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They’re Coming to Take Me Away Ha Ha

IBM, says the report I am reading, is about to ‘bundle server-side, Java-based office suite in with in its WebSphere portal’.



I almost fell off my chair, because in front of me, I happen to have a copy of the Lotus eBusiness Magazine from December of 1997. In the introduction, the editor, whose name happens to be the same as my own, predicts “Lotus Development’s launch of its eSuite, cross platform, apps could be the event that takes Java components from being a promise to a more tangible reality”. The deranged editor, having fallen for one of the daftest ideas of the decade, then goes on to devote most of his magazine to a review of Lotus (IBM) eSuite components and how they might possibly change the future of desktop computing, demonstrating how completely wrong he was about the technology and its potential.

Six years further into the future and IBM is trying again to build a productivity suite to challenge Microsoft’s Office and Sun’s Star Office, using “standard Java side J2EE components” and resurrecting the ghost of Lotus Development’s eSuite which was finally and very expensively abandoned in October 1999.

So just to be sure that I understand the ‘born again’ argument in favour of a Java suite, eSuite was unworkable, ‘Dog slow’ was Robin Bloor’s comment when we had a chance to play with it one day. Corel, remember them? Took one of the world’s most successful software companies and drove it straight towards the risk of oblivion, in a futile attempt to displace Microsoft’s Office with a Java-driven rival.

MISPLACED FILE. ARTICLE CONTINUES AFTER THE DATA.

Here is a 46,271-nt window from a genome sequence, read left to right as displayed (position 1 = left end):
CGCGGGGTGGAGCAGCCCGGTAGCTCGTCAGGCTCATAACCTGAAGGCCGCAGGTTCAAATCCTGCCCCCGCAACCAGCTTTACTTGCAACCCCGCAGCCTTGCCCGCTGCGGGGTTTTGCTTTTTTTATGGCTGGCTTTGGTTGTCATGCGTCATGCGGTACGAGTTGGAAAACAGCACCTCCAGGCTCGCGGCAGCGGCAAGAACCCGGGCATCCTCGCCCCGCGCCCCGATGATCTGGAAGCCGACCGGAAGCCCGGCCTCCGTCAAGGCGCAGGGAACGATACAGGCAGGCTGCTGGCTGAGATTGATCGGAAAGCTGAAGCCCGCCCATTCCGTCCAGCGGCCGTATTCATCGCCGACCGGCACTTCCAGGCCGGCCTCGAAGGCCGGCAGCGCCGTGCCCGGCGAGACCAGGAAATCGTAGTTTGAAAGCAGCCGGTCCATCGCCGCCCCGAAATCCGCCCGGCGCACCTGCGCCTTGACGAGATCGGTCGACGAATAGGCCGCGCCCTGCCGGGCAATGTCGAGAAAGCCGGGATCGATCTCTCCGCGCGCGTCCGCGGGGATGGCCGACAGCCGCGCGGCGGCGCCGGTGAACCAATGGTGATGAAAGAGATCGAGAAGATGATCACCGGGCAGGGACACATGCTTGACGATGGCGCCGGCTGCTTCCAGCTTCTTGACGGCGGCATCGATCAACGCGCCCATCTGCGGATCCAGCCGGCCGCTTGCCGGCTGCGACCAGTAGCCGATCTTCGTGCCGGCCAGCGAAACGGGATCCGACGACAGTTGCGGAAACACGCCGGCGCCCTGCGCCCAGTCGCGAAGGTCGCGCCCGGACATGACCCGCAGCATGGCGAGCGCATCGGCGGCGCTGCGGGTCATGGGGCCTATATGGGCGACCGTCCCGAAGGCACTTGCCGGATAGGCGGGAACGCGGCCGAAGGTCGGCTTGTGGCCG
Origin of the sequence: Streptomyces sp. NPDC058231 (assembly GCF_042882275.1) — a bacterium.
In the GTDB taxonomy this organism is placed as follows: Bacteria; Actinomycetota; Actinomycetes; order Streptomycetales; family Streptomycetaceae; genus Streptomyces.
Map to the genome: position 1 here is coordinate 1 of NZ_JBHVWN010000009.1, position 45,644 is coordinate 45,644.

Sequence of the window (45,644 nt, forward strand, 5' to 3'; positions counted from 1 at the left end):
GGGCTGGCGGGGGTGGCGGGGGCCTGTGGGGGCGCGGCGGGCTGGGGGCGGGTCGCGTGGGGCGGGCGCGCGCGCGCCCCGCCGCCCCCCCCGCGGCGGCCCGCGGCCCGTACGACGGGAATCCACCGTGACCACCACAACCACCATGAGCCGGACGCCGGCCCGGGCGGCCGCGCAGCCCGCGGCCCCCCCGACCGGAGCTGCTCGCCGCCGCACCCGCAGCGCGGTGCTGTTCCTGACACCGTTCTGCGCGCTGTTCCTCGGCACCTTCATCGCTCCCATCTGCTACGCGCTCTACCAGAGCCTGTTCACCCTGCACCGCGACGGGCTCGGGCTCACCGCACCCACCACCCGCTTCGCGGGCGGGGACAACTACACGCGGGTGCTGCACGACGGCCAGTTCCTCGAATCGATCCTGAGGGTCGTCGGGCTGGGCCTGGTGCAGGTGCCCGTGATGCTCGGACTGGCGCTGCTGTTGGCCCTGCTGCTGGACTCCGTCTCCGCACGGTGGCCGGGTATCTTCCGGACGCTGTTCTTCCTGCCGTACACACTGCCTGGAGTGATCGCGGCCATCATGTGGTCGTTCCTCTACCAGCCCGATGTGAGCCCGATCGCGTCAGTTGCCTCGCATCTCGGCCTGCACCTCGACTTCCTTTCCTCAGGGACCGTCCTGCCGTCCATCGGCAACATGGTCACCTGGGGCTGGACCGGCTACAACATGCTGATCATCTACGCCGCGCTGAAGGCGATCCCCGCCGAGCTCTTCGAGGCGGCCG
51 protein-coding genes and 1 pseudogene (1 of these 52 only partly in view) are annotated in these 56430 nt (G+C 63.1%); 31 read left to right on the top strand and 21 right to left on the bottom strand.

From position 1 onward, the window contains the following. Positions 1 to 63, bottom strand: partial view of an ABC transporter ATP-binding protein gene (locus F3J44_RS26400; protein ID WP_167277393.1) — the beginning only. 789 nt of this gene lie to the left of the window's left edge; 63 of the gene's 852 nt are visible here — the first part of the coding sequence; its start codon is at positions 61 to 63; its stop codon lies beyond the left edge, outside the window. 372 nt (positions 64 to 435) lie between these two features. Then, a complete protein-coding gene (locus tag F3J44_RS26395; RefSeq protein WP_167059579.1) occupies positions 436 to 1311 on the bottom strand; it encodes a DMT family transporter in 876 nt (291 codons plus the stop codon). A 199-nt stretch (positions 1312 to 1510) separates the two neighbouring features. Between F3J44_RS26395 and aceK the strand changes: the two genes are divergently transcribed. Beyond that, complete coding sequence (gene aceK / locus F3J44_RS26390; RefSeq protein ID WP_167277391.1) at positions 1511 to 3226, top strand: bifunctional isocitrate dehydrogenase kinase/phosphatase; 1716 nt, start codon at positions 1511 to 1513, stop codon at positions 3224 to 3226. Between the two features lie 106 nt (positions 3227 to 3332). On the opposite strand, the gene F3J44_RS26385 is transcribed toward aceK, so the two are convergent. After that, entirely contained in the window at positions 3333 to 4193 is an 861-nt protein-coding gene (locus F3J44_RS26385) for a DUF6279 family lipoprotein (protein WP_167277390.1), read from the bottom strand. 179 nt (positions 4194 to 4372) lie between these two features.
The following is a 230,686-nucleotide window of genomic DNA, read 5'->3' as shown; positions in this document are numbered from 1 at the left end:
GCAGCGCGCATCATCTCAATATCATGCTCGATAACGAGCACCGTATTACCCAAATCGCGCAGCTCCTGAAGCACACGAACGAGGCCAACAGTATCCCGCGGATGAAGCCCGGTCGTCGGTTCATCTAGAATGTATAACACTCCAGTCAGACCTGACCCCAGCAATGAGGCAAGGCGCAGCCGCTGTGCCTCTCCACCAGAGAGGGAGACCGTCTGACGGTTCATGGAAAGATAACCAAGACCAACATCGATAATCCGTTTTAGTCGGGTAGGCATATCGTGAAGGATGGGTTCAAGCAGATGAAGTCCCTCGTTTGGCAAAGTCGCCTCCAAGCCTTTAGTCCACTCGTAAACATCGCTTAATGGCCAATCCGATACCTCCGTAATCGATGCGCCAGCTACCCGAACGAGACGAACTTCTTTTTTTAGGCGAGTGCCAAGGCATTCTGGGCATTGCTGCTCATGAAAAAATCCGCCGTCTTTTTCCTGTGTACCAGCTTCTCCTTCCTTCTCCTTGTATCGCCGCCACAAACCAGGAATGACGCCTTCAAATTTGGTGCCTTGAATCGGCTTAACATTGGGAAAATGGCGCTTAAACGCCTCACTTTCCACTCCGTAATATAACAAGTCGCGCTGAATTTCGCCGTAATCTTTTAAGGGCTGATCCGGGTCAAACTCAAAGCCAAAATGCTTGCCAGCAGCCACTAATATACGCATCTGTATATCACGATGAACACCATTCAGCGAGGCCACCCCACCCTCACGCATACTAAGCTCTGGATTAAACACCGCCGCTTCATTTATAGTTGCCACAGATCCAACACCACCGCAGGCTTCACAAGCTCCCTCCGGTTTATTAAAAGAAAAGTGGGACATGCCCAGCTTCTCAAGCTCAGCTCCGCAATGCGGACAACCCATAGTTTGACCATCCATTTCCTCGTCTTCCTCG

Once again, we have an idea for a new Java suite is from IBM, a company rather more successful with its services than it has been with desktop software, if we let the results speak for themselves. In fact, I used to run IBM DisplayWrite courses twenty years ago and was an early fan of OS/2 and both of these go a long way towards explaining why the whole world leaped on the Windows bandwagon so enthusiastically in 1990.

So one day, a chap in a dark blue suit stops you in the corridor and whispers, that behind each copy of the IBM WebSphere portal, there’s a free Java productivity suite, one so good that you’ll never need or want to use ‘Office’ again. Do you call security and ask them to restrain him until the men in white coats arrive to collect him?

I’ll leave you to draw your own conclusions over the ultimate practicality of Java suites and having been badly wrong about Java once before, I’ll leave the final word on the subject to the Mohammed Saeed al-Sahaf, the now unemployed and still missing Iraqi Information Minister:

"I now inform you that you are too far from reality"

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